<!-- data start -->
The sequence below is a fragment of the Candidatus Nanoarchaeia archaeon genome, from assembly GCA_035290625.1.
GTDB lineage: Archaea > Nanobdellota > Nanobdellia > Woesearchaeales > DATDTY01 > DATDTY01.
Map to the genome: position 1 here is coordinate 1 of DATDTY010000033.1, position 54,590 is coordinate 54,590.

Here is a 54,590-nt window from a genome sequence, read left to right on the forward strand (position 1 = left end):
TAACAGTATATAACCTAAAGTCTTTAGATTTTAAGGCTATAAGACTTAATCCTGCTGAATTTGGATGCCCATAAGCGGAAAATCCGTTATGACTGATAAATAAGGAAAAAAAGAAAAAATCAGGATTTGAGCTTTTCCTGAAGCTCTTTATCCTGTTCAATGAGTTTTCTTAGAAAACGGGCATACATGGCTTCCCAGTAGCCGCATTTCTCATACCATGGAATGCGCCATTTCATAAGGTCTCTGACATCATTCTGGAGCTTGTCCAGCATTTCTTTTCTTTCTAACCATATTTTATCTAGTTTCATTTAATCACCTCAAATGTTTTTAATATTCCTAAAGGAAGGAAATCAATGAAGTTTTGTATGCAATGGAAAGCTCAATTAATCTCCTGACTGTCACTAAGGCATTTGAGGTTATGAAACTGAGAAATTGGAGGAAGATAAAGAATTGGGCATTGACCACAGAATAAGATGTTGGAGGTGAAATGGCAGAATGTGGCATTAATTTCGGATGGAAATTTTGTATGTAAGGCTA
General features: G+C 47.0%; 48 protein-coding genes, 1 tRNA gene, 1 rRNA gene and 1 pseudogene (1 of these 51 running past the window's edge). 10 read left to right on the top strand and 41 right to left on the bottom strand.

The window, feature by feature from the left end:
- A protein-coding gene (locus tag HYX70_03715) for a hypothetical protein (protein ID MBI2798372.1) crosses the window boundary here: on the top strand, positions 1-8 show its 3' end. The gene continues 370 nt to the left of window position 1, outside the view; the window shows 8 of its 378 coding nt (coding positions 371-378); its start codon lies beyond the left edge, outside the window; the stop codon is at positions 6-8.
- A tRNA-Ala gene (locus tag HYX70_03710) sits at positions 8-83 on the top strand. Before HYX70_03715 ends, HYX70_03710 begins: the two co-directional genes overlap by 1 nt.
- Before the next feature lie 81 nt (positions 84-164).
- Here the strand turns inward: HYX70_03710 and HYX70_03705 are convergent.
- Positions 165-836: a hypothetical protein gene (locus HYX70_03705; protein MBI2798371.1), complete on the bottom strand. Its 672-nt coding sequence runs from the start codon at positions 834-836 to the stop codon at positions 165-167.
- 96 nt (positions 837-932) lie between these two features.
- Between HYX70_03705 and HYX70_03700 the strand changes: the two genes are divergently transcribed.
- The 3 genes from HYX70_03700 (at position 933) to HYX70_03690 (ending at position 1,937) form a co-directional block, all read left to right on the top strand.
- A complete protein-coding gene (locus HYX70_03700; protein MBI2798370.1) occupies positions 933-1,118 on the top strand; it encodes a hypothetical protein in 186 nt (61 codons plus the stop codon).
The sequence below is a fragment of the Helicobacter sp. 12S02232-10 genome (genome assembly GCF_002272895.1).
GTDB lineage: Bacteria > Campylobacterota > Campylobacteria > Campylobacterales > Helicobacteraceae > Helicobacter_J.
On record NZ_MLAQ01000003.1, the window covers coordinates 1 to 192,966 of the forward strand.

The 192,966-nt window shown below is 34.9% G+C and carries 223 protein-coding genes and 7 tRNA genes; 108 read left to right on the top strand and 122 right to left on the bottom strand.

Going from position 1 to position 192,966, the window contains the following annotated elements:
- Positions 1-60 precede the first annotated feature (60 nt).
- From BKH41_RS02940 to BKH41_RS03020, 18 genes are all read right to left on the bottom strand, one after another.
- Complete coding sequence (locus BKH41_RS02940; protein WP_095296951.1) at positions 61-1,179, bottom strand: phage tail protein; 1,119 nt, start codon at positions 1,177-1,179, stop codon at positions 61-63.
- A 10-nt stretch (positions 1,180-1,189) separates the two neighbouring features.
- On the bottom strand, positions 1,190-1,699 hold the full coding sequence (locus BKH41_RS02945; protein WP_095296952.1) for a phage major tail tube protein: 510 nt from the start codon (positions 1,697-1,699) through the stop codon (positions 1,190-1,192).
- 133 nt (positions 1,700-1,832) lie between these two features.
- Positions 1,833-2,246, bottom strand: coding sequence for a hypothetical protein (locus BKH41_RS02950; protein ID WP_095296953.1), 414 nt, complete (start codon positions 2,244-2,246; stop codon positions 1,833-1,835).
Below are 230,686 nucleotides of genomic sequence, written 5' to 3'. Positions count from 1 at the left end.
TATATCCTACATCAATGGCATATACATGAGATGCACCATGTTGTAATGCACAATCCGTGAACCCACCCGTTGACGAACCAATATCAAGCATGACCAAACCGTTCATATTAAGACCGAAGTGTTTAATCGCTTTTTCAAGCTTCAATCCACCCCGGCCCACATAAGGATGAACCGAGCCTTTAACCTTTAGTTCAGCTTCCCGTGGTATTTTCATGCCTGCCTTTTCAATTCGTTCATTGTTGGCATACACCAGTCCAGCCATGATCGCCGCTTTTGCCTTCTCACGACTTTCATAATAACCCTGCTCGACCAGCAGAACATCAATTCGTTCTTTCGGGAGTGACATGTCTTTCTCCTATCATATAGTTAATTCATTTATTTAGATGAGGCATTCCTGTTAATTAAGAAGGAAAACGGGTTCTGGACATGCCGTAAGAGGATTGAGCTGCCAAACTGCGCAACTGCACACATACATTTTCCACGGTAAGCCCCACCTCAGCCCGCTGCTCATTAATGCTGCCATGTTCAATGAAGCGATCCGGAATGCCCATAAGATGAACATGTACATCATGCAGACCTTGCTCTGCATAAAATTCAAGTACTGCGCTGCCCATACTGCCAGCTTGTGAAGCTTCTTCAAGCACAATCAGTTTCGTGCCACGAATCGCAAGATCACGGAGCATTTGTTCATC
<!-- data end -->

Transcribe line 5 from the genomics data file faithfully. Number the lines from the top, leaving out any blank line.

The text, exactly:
TAACAGTATATAACCTAAAGTCTTTAGATTTTAAGGCTATAAGACTTAATCCTGCTGAATTTGGATGCCCATAAGCGGAAAATCCGTTATGACTGATAAATAAGGAAAAAAAGAAAAAATCAGGATTTGAGCTTTTCCTGAAGCTCTTTATCCTGTTCAATGAGTTTTCTTAGAAAACGGGCATACATGGCTTCCCAGTAGCCGCATTTCTCATACCATGGAATGCGCCATTTCATAAGGTCTCTGACATCATTCTGGAGCTTGTCCAGCATTTCTTTTCTTTCTAACCATATTTTATCTAGTTTCATTTAATCACCTCAAATGTTTTTAATATTCCTAAAGGAAGGAAATCAATGAAGTTTTGTATGCAATGGAAAGCTCAATTAATCTCCTGACTGTCACTAAGGCATTTGAGGTTATGAAACTGAGAAATTGGAGGAAGATAAAGAATTGGGCATTGACCACAGAATAAGATGTTGGAGGTGAAATGGCAGAATGTGGCATTAATTTCGGATGGAAATTTTGTATGTAAGGCTA